I remember watching Saturday Night Live in the late 90’s when Norm MacDonald anchored Weekend Update. One of his running gags was to deliver a piece of news and then pull out a tape recorder and give a “note to self”. Joe Thorn is redeeming this practice by taking various themes of the Scriptures and preaching the gospel to himself.
If only for entrepreneurial reasons alone Joe Thorn is a genius. What a wonderful idea to take what is almost a diary and sell it for 10 bucks. Of course you have to actually have something good to say in these “notes to self” otherwise they’d be more aptly titled “Ramblings of an Idiot.” But Thorn is no idiot. He masterfully takes passages of Scripture and brings home solid gospel points. He encourages, he exhorts, and he edifies. Thorn models what preaching the gospel to yourself looks like.
In case you are not aware of the trend (though it’s not a new practice) of preaching the gospel to yourself the foreword and especially introduction defends the necessity of the practice. Thorn defines it as, “the personal act of applying the law and the gospel to our own lives with the aim of experiencing the transforming grace of God leading to ongoing faith, repentance, and greater godliness.”
This book simply models what it looks like to preach the gospel to yourself. Apart from the introduction the book is comprised of 48 devotionals that are no more than 3 pages long. It is divided into three sections: The Gospel and God, The Gospel and Others, and The Gospel and You. Within these sections Thorn tackles such topics as Humility, Waiting for Jesus, Sowing Grace, Listening to Others, Killing Sin, Worship, and Work. It is a vast array of topics all serving as responses to a specific passage of Scripture.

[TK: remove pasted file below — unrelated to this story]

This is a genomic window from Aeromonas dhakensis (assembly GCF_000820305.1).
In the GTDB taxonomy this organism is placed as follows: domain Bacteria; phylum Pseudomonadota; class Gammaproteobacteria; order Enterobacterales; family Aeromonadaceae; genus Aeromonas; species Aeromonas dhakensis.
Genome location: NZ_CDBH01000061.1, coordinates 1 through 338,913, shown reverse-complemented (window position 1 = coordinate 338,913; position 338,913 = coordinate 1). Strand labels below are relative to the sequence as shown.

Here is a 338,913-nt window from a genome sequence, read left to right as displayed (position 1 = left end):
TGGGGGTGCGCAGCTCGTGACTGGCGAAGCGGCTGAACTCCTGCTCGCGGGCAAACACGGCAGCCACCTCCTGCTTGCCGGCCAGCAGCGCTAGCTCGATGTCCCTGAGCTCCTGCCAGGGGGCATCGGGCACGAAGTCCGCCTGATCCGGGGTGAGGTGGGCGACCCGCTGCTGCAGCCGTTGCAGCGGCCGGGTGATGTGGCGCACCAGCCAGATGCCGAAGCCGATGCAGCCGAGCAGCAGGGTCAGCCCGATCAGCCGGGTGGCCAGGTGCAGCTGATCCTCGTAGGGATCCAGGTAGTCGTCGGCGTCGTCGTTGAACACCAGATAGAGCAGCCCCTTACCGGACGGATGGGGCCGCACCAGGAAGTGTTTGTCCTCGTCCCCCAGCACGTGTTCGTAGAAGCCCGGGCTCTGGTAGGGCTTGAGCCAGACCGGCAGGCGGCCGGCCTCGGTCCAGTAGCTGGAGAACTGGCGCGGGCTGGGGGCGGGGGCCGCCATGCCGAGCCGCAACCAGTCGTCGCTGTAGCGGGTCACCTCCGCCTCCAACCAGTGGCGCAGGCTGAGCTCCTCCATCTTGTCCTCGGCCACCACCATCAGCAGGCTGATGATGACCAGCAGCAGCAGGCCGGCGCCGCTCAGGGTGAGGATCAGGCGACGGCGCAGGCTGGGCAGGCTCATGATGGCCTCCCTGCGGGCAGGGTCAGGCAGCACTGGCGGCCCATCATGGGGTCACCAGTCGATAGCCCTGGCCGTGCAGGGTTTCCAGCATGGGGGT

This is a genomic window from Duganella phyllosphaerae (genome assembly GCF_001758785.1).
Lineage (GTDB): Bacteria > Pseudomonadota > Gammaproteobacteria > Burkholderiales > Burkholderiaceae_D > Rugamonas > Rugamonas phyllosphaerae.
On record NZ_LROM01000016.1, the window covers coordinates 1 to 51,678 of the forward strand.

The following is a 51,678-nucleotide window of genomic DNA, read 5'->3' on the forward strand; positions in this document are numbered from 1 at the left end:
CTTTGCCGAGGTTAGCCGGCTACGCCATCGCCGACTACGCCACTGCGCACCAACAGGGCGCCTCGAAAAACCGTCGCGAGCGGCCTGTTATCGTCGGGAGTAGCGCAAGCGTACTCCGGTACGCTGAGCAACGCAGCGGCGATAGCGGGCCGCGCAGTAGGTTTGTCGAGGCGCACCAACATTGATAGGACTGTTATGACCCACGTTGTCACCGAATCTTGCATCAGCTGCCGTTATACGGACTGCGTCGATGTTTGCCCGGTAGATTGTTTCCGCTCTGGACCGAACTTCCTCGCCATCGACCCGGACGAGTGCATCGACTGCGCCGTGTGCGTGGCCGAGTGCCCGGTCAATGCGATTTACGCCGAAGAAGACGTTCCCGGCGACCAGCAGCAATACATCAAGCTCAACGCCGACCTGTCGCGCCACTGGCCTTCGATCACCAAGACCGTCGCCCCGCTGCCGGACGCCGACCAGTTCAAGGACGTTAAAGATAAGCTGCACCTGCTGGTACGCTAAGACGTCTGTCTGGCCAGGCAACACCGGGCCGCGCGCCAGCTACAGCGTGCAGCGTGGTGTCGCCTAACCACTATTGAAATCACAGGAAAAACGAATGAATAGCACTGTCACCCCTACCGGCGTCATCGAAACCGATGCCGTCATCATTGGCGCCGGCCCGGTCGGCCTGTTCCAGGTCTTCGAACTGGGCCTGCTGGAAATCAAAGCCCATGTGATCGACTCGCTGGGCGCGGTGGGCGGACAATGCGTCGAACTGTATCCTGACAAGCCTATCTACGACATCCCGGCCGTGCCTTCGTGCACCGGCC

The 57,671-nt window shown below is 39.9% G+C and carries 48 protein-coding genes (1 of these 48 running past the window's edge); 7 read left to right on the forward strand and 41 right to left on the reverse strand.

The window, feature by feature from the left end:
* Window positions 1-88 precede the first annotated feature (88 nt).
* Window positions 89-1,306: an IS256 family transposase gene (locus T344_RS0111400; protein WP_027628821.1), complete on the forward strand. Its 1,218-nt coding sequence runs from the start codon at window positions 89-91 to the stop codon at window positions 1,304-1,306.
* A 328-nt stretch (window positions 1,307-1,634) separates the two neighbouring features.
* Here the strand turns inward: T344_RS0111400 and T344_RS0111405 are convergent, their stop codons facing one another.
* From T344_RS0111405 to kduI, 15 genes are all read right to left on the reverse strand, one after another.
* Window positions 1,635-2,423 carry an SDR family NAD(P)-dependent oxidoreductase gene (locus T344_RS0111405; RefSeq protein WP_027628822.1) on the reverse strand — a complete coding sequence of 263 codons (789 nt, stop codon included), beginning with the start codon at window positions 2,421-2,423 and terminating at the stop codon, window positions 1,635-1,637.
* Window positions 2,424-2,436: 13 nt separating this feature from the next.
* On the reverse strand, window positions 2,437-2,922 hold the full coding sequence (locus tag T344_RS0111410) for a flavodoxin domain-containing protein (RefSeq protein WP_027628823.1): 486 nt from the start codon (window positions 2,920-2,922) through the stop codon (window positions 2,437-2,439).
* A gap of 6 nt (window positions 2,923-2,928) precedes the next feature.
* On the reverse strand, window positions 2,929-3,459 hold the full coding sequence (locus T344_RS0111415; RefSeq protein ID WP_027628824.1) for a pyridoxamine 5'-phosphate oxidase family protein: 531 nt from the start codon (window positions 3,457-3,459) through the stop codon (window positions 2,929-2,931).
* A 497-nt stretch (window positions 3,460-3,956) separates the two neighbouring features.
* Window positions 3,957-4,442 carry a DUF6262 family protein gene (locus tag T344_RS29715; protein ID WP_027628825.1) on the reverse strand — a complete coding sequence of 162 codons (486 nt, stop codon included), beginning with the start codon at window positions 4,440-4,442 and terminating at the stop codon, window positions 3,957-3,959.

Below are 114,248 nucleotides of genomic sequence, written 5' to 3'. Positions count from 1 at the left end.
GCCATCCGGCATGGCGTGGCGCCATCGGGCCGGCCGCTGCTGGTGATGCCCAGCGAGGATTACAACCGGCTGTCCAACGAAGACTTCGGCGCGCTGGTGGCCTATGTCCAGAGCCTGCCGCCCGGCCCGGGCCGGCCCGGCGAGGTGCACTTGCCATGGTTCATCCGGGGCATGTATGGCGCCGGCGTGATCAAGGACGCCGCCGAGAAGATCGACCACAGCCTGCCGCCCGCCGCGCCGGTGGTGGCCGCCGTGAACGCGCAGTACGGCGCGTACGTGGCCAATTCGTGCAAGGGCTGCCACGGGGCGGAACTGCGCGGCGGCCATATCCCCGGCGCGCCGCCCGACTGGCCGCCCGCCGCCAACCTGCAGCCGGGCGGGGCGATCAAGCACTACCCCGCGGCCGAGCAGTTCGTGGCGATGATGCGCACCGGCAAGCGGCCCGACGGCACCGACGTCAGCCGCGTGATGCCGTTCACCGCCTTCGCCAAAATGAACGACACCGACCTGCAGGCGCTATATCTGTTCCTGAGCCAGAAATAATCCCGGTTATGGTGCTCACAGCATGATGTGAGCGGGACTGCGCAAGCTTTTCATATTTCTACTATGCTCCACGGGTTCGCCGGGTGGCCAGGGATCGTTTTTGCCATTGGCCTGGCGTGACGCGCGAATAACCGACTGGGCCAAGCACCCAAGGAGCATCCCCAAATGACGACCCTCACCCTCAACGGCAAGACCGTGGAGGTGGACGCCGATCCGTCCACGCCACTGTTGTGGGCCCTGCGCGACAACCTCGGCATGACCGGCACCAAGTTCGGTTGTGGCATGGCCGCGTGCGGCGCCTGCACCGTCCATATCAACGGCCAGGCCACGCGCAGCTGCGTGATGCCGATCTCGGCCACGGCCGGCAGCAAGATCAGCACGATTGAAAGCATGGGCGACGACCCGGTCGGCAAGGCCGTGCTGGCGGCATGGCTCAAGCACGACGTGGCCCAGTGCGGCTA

To give you a feel for what the book reads like consider Thorn’s response to Hebrews 3:12-13 (an exhortation to exhort one another):
God has put certain people in your life and will lead others across your path to encourage and correct you. The problem is that much of the time you just are not listening. You like to think of yourself as a listener because you so desperately want God to speak into your life and provide wisdom. You think of yourself as open and willing to heed God’s wisdom. You think you are ready to move once God provides direction, but you expect God to make this known to you privately—perhaps while you’re reading Scripture or praying—without the involvement of others.
What you fail to realize is that one of the primary ways in which God will answer your prayer for wisdom is by speaking to you through other people…(83)
Such wisdom and hard-hitting prose is what flows throughout the book. Of course Thorn not only beats “himself” up he is always quick to apply the finished work of Christ to each chapter. Again, herein lies the beauty of this book. The author can really speak/preach “hard” because it is all under the guise (though probably not really a guise) of him talking to himself. When we listen in on Thorn’s conversations with himself it disarms us a tad and we more readily identify with his struggle and are given hope as we see Thorn apply the gospel to his own brokenness and rebellion.
Should You Buy It?
For under ten dollars it is one of the best “devotionals” that you will buy. Even if each chapter was only meant to give you information on these topics it would be worth the price of the book. But this books greatest benefit lies in the subtle teaching that Thorn is engaging in as you read through each chapter. He is not only teaching us about the topics he is showing us how to apply the discipline of preaching the gospel to yourself—and that will be an invaluable tool for your Christian walk.
Yes, I would buy this book. Buy it for yourself. Buy it for your wife. Buy it for your pastor. Buy it for your congregation. We all need the gospel and we all can benefit from honing our “preaching” skills.
I should also mention that when you purchase Joe Thorn’s book you will not only benefit yourself but also a bearded warrior. If you click the links above you’ll be benefiting two bearded men with one click of the mouse.